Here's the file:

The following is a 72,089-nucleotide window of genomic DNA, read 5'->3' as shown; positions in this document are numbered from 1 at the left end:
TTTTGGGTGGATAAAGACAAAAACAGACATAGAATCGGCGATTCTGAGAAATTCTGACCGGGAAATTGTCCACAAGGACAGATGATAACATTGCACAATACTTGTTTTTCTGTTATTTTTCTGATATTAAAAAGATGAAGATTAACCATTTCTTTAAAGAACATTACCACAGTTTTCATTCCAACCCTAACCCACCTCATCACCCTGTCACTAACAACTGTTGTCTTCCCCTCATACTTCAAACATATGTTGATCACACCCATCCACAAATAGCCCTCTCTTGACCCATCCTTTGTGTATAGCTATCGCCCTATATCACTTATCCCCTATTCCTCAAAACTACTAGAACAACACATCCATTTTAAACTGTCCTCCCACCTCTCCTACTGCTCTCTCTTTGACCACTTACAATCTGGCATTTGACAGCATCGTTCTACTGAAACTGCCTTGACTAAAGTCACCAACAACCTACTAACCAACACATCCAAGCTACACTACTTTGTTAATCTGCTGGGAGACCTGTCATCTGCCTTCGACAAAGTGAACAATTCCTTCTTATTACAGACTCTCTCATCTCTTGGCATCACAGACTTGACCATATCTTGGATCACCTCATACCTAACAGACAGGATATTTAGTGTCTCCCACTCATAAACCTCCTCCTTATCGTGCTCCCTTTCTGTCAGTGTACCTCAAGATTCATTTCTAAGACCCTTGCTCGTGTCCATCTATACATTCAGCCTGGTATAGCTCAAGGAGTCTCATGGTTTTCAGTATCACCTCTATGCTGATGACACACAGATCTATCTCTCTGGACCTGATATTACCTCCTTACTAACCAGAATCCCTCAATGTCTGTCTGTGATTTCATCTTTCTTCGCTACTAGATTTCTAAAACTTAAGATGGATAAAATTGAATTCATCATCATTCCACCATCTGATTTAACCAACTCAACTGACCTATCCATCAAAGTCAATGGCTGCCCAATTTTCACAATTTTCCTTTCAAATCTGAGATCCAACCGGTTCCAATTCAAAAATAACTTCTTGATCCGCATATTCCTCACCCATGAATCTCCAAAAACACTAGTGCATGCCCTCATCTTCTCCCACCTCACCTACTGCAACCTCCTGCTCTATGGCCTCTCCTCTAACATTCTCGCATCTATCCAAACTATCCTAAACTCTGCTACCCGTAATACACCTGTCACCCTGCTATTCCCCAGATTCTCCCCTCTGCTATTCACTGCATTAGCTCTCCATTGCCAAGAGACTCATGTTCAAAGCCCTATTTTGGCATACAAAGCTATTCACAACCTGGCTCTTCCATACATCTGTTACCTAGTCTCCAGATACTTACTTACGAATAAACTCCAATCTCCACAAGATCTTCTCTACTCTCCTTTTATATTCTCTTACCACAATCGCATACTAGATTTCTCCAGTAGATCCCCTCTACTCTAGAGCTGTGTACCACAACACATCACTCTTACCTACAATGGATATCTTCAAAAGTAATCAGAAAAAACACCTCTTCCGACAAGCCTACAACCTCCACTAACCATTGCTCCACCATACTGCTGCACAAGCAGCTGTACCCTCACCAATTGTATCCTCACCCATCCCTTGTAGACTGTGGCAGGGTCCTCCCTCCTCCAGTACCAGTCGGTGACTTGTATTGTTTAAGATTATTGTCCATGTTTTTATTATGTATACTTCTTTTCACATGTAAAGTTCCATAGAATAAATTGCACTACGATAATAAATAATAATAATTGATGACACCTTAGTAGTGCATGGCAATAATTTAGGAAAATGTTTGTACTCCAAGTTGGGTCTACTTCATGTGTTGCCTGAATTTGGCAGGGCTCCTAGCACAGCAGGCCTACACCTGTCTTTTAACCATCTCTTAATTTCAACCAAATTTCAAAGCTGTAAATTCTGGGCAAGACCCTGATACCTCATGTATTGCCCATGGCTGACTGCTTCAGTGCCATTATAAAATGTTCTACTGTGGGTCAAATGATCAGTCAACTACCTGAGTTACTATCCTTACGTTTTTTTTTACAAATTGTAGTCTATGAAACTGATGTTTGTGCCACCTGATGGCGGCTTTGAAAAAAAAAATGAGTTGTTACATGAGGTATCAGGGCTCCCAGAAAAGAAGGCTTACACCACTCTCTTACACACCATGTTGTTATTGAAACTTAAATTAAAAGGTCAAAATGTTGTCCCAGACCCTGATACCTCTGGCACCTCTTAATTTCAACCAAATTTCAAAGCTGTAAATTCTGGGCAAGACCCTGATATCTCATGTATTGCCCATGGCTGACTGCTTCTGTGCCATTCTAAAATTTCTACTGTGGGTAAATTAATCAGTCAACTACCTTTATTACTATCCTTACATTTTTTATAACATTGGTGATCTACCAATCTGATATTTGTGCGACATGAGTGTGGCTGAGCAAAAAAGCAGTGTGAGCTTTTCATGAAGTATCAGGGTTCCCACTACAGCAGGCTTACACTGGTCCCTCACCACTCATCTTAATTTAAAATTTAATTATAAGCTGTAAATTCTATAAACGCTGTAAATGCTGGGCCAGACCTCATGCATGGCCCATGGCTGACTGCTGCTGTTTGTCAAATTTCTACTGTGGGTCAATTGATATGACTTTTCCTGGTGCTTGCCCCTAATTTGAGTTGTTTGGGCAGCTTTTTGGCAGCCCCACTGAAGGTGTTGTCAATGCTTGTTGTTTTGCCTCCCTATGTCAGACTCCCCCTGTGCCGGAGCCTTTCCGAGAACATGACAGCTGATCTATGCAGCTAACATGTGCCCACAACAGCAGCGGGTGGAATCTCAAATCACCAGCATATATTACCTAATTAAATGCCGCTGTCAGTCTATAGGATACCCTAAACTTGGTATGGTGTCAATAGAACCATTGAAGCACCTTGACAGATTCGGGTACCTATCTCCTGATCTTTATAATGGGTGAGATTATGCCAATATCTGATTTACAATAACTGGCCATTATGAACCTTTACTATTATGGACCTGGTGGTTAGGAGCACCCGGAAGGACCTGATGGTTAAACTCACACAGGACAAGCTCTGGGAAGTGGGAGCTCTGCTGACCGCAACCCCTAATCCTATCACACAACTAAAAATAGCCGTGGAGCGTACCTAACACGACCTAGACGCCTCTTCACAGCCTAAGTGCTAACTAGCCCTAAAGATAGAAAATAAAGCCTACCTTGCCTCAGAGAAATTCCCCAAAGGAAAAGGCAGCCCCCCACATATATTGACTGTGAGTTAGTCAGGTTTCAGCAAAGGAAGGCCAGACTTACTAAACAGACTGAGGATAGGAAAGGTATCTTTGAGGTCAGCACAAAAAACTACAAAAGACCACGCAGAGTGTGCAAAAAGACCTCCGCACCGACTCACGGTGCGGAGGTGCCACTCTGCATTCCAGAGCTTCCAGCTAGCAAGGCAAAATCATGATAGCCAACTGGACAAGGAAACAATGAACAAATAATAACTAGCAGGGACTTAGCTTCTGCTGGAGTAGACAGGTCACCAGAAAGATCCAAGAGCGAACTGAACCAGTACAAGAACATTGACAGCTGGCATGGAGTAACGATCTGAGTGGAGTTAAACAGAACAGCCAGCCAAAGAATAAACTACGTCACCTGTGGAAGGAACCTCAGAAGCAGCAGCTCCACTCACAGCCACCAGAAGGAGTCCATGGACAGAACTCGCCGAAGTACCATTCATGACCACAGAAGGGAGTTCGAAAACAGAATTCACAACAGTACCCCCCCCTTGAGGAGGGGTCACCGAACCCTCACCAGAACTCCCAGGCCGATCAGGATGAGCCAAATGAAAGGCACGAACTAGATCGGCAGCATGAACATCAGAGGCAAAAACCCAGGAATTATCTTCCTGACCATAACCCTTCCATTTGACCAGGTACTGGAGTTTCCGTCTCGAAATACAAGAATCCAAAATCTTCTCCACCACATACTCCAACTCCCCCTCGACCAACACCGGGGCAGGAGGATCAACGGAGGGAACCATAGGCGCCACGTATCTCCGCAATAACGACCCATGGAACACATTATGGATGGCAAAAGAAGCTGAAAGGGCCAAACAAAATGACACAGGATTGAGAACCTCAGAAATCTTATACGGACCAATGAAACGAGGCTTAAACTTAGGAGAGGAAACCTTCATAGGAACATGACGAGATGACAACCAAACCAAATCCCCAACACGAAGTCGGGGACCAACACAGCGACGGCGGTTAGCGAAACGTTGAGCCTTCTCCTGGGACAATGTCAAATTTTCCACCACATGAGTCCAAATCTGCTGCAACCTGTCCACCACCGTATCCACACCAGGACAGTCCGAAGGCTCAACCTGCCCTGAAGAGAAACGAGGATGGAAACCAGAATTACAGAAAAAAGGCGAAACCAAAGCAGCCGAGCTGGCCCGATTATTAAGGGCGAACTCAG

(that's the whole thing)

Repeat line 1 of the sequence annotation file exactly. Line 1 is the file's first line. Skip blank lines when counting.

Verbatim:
The following is a 72,089-nucleotide window of genomic DNA, read 5'->3' as shown; positions in this document are numbered from 1 at the left end: